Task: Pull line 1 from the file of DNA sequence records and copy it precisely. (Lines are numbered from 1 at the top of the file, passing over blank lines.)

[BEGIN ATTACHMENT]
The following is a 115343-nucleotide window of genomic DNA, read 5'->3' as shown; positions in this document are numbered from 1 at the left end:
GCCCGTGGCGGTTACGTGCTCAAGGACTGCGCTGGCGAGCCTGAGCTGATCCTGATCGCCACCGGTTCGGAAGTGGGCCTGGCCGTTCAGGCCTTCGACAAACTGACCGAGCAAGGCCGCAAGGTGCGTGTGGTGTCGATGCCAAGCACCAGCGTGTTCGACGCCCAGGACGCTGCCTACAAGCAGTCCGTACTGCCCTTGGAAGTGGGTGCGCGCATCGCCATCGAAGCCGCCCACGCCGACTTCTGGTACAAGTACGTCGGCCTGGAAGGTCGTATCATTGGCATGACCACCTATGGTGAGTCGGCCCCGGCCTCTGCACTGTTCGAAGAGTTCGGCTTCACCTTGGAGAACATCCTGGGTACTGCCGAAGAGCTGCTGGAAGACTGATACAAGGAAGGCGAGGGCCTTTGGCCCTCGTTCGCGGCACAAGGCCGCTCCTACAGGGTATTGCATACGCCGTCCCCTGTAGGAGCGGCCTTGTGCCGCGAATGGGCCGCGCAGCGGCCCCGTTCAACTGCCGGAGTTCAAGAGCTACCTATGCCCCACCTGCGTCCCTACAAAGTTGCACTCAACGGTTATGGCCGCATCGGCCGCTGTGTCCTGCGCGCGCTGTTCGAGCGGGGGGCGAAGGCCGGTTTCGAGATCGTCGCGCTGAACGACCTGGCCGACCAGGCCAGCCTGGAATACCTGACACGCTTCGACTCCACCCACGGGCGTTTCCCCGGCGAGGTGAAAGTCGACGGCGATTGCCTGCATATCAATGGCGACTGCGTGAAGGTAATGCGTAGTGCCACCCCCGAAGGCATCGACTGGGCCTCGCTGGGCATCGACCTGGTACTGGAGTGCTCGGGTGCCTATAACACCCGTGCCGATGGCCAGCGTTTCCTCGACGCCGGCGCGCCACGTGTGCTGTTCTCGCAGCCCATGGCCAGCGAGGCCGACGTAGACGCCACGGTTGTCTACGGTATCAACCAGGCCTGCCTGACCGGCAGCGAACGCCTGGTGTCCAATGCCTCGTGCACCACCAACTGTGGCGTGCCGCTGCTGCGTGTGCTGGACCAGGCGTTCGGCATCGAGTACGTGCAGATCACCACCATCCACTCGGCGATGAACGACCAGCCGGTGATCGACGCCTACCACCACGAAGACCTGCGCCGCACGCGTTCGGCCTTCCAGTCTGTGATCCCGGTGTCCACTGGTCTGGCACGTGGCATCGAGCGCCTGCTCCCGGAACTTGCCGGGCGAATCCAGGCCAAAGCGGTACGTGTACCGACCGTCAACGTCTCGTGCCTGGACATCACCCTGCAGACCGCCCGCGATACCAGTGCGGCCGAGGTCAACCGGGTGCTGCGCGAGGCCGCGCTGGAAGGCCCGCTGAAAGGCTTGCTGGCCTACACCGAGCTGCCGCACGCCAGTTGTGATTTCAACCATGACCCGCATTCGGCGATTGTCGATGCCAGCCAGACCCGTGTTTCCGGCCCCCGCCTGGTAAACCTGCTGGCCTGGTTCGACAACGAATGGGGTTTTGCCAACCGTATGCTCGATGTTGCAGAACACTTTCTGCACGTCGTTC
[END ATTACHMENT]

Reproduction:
The following is a 115343-nucleotide window of genomic DNA, read 5'->3' as shown; positions in this document are numbered from 1 at the left end: